This week’s 9-1-1 entry focused on regret and the fear of missing out on life in “FOMO”. These deep questions were handled with surprising sensitivity and poignancy. Ultimately, the entire package resulted in one of the strongest episodes of the series’ fifth season to date. This episode continued episode 14’s theme of letting the characters get self-reflective. It mostly worked well.
A TikTok influencer provided the perfect venue to reflect on the fact that not everything people put online is the full story. Obviously, everyone only wants to put the best version of their lives online. This can lead to both dangerous situations and dangerous mentalities for everyone. This led to a tragic, ultimately bittersweet call for the members of the 118, that definitely got everyone thinking.
May (Corinne Massiah) is finally back, and promptly reminded everyone why she is among the best of the best this franchise has to offer. It was odd at first to have her paired with Eddie (Ryan Guzman), who of course immediately dismissed what May was saying. This pairing did turn out surprisingly poignant by the end, however. May’s deferral from USC is now over, and she has a decision to make to set the course for her life.
Maddie (Jennifer Love Hewitt) and Chim (Kenneth Choi) are back, still as parents to Jee-Yun. It’s really great to see that this season is still talking about the ramifications of Maddie’s post-partum struggles. This could have easily been a storyline “resolved” in one or two episodes. Instead, the series has decided to take an honest look at this struggle, and the feeling of missing out on life. Maddie and Chim being parents to Jee-Yun continues to be one of the most heart-touching stories to follow.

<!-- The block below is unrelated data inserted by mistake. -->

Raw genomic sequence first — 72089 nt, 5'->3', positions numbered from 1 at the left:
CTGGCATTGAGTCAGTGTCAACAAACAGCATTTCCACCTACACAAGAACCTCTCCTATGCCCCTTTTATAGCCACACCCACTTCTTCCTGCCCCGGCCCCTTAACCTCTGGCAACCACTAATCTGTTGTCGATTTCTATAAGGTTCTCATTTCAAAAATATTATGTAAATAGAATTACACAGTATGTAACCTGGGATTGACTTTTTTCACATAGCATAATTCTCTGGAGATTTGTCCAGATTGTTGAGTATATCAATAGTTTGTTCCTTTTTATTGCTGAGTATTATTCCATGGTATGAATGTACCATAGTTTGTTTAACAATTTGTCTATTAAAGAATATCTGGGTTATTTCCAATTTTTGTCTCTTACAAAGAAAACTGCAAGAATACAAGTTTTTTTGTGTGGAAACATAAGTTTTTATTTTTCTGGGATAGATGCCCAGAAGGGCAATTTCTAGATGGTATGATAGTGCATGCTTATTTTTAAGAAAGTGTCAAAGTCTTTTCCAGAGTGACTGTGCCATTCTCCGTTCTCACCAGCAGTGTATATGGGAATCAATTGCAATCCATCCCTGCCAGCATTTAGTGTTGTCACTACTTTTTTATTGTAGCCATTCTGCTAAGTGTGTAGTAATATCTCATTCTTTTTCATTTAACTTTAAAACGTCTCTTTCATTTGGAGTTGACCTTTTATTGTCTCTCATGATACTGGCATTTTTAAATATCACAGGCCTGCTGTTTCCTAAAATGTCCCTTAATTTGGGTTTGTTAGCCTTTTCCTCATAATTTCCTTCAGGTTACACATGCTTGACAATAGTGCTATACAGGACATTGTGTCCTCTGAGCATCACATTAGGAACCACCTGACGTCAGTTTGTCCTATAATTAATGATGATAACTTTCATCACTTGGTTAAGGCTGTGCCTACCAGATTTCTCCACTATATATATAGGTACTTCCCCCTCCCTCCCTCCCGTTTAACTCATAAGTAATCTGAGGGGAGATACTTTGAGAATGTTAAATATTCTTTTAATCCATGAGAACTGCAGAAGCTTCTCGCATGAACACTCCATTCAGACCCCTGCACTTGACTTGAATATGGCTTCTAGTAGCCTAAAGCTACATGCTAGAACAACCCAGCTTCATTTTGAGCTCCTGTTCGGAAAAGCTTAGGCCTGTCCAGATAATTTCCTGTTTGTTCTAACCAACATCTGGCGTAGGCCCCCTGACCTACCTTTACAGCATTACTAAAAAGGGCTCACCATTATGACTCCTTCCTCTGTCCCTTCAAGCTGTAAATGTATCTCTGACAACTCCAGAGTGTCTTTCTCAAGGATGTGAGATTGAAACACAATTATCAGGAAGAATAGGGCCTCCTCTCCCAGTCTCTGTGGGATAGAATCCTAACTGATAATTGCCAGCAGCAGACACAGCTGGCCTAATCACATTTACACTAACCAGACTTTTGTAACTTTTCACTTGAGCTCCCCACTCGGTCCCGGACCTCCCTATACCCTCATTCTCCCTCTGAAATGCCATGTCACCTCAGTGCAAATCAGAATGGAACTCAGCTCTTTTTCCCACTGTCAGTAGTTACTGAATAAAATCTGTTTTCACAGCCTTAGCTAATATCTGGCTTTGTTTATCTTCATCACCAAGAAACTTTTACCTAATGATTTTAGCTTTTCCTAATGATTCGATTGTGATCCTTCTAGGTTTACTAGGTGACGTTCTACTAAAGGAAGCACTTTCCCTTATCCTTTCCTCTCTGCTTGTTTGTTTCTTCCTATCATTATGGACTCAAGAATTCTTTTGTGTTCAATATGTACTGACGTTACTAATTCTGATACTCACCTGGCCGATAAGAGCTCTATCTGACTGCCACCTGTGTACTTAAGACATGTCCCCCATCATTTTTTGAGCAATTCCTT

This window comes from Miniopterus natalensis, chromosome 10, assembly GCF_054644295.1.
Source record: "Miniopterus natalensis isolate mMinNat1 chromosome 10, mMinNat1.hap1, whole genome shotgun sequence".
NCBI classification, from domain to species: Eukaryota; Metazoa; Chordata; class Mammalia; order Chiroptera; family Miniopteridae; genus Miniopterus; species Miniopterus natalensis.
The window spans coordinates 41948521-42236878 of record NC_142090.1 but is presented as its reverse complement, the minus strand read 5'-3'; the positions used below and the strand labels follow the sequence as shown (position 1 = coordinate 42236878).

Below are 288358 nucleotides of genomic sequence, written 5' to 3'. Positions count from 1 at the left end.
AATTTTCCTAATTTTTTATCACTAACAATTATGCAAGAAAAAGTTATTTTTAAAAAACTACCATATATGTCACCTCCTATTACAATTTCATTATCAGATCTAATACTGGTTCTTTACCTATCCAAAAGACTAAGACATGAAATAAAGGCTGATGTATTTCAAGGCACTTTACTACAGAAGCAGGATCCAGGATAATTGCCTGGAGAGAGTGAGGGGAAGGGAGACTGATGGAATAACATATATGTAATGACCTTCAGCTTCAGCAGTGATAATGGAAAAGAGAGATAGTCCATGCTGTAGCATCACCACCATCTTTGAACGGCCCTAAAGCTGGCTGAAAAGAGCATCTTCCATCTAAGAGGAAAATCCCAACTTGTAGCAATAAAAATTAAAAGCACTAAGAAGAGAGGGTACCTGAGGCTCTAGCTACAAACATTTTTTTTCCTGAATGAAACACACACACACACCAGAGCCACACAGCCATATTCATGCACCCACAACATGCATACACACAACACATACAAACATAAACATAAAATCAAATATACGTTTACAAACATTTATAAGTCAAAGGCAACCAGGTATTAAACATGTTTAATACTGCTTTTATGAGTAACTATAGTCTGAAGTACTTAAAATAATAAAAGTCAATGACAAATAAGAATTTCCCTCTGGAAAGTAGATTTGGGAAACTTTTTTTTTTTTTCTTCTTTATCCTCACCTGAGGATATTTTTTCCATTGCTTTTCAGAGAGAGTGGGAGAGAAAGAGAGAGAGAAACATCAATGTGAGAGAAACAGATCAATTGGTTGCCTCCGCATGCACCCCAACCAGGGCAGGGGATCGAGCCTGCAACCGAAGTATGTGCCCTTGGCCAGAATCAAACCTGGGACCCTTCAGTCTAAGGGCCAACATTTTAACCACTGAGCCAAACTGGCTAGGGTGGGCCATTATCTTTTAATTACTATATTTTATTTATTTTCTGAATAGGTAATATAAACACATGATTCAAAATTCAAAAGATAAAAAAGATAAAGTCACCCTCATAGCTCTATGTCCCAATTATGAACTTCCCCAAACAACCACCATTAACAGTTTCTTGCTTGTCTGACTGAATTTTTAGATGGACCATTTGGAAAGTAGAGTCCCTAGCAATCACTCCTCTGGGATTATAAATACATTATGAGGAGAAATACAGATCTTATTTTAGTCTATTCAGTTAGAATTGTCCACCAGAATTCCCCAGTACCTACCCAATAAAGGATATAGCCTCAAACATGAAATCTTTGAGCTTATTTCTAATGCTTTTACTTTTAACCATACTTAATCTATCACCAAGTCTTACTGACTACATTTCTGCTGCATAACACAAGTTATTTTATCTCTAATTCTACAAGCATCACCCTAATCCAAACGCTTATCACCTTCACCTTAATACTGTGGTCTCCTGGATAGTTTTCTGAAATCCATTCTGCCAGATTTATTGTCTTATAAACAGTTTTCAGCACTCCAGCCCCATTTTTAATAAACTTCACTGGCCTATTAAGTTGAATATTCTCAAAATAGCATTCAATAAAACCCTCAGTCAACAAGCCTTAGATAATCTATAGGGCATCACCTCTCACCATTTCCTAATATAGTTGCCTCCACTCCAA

Viewers haven’t seen nearly enough of Buck (Oliver Stark) and Maddie as siblings this season. That changed this episode. These two have such a strong dynamic that’s always fascinating to explore. This episode featured such poignant moments between the two of them. It was further proof that this show is stronger for both of these characters. The relationships between siblings don’t always get prioritized in these types of shows, but when it’s done right it looks like this.
Athena (Angela Bassett) had a chance to reflect on her own backstory. This reflection on the past and what could have been only emphasized how much she’s succeeded, and what a good place the character is in now. These look-backs still make this writer slightly nervous, however. Is it a sign that the series is coming to an end? Regardless, Bassett having the spotlight is never a wrong choice in this show. We love an opportunity to celebrate good character development.
Hen (Aisha Hinds) and Karen (Tracie Thoms) finally got a chance to be happy. Between partying at an ice bar and an art gallery, this was a great choice to combat Karen’s early mid-life crisis. Of course, they had their car broken into. But even then, they were able to turn the whole situation into something good. This episode is proof of what this couple deserves but rarely gets in this series – domestic happiness, and two people who love and support one another.
New paramedic Lucy (Arielle Kebbel) still doesn’t seem to have much of a direction yet. In the past, this series has answered this problem by having a “…Begins” episode. Whether or not that would help here remains to be seen. Hopefully, as the season approaches the finale, the show can find a way to integrate this character in a meaningful way.
This whole episode was the best of what 9-1-1 has to offer. Terrifying, heartbreaking emergencies partnered with lovable characters. This episode was an example of what can make this show so endearing. While always far from perfect, this was a perfectly comforting episode that is sure to remind viewers why we tune in every week.
9-1-1 airs Mondays 8/7c on Fox.